An affinity for dry lands

Dana Bauer
April 01, 2005

Geographer Petra Tschakert works with Senegalese farmers to promote carbon sequestration on a local scale.

woman in red shirt crouches on ground with yellow bag
Petra Tschakert

Geographer Petra Tschakert works with Senegalese farmers to promote carbon sequestration on a local scale.

Beneath "l'arbre à palabre"—"the word tree," where Senegalese villagers gather in the shade to talk—Petra Tschakert came face-to-face with what she calls "the moral obligation" of doing research in a developing country.

She was working on her Ph.D., interviewing local farmers about soil fertility and land use. For months, she and a small team of Senegalese researchers had been visiting villages in a west-central region called the Old Peanut Basin, holding meetings beneath community trees, staying in the homes of village chiefs, and watching families tend crops and wait patiently for rain that sometimes comes, sometimes doesn't.

During one of those "word tree" meetings, the farmers said to her, "You ask us all of these questions, but if you know something—something that can help us—you have to tell us."

"They're right," says Tschakert, now assistant professor of geography at Penn State. "I can't just come and do research and not share with them what I know, what I've learned. It's unethical."

Senegal is a country of people living on the edge, she says. It gets just enough rainfall to support the crops that sustain families—millet, peanuts, and cow peas. "It's just enough. And droughts are common. I was working with small field farmers trying to understand how they cope with such a harsh environment. They're trying to do something. They're creative. They're innovative. But they're at risk."

man in blue with pink hat holds dirt
Petra Tschakert

Senegal receives just enough rainfall to support the crops that sustain families. "But it's just enough," says Tschakert.

"I've always had an affinity for dry lands," says Tschakert. As a high school student, she visited Namibia and Tunisia. Later, she studied economic development and educational partnerships between Austria and sub-Saharan Africa at Karl-Franzens University in Graz, Austria. In 1992, after receiving her master's degree in economics, geography, and French, Tschakert took a job leading a community-based land and natural resource management project in Senegal. She wanted to see how development in Africa really worked.

"There I was. A woman. Young. It seemed to surprise them that I could be in that position. I think that was to my advantage. But what really helped me to get integrated is that I like to dance, and women dance in those villages. They don't have sophisticated bands. They just play on their buckets with cooking utensils, and they dance to it. And I just loved that."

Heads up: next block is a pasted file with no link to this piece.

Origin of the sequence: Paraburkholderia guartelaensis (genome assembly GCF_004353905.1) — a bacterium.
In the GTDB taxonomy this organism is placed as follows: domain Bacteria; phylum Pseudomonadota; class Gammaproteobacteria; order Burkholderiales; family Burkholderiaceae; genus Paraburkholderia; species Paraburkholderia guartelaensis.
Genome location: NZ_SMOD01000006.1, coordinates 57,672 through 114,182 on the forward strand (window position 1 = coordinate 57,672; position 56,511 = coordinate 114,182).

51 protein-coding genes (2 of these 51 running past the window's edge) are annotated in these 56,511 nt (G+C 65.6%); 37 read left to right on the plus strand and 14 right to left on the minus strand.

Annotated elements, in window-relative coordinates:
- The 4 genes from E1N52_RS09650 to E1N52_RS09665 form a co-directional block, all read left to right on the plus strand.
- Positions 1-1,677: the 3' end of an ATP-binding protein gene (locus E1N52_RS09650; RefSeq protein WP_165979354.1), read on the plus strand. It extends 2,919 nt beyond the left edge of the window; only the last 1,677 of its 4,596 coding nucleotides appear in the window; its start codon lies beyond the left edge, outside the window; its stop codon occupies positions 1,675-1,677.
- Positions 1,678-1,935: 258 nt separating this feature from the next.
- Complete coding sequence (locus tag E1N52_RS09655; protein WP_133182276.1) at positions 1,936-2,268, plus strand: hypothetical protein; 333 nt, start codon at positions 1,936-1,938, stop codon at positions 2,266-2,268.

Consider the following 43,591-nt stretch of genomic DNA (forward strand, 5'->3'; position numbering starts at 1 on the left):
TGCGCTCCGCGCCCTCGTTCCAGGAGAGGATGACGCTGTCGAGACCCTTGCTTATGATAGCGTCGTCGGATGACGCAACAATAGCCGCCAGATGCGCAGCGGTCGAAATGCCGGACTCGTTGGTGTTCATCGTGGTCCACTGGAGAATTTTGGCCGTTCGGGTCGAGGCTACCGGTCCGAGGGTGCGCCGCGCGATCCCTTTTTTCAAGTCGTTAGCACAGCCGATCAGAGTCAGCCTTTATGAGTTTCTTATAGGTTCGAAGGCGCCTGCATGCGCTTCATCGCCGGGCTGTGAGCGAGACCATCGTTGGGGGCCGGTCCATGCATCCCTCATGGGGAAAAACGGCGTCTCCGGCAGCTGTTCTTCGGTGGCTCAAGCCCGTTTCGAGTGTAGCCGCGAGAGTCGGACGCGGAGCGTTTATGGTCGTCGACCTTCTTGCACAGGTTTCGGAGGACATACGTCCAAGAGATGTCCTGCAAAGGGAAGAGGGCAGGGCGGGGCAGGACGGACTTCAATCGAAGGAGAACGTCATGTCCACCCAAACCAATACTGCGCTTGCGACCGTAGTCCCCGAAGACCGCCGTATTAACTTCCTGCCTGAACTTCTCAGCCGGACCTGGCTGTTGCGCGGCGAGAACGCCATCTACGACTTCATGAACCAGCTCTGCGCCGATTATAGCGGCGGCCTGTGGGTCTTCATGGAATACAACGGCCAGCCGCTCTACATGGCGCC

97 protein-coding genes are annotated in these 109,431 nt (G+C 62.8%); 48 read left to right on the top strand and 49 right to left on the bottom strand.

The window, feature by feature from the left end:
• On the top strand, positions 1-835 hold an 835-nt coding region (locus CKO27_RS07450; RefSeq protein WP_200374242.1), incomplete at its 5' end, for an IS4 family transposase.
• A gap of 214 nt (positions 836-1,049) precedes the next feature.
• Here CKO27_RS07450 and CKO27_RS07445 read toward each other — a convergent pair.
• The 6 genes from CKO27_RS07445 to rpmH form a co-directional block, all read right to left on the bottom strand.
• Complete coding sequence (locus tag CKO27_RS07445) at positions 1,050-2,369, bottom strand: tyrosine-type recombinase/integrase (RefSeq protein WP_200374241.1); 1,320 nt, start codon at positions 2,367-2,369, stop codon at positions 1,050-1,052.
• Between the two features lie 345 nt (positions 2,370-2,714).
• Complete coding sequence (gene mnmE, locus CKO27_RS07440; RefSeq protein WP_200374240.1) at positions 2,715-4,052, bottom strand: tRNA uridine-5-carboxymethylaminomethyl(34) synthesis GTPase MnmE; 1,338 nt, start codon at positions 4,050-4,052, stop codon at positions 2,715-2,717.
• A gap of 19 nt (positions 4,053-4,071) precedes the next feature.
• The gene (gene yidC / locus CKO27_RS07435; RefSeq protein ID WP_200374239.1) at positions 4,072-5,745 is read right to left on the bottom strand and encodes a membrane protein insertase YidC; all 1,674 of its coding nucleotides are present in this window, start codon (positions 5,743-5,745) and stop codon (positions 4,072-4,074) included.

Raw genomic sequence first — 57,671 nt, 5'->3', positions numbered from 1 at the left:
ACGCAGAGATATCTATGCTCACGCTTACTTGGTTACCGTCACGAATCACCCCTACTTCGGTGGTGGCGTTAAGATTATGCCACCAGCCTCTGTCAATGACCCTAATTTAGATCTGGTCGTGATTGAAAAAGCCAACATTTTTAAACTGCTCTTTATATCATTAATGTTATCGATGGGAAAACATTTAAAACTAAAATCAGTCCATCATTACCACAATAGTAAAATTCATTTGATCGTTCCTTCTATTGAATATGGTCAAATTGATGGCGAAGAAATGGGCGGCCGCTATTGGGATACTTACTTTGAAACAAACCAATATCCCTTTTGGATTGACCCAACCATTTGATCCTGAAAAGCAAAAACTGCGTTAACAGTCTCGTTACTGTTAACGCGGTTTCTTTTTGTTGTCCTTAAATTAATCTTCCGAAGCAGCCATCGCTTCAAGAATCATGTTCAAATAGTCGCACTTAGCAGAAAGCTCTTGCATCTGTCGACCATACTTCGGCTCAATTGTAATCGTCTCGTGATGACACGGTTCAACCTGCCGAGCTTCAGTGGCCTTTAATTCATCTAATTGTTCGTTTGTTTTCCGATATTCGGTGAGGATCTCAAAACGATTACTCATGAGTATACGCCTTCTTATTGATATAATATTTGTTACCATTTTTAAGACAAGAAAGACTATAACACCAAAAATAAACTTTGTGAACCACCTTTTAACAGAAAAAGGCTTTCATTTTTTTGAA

Soon after she arrived, Tschakert met Agatha Thiaw, a young woman who was designated to be her maid. "I said, 'I don't need a maid,' and then people told me that by not hiring a maid, I was depriving an entire family of an income." Thiaw soon became Tschakert's friend and translator, helping Tschakert communicate with farmers in Wolof, the major ethnic group in Senegal.

For three years, Tschakert worked in Senegal, managing teams of local people working on such varied projects as sand dune stabilization—"keeping the dunes from migrating into vegetable gardens"—and integrated pest management—"using natural products to fight locusts."

She also learned to appreciate the duality of life in Africa. "On the one hand, there is real poverty. A lot of people do not have running water, do not have latrines, do not have access to primary education. Health care is a huge problem. But on the other hand, there seems to be such an intensity of life. It's colorful. People are joyful. People laugh and dance. They take pride in appearance. When times were good, they were really good. When times were not so good, it was pretty bad."

woman in wide hat stands with four African men holding wood.
Petra Tschakert

Tschakert learned to appreciate the duality of life in Senegal. "On the one hand, there is real poverty. But on the other hand, there is such an intensity to life," she says. "It's colorful. People laugh and dance."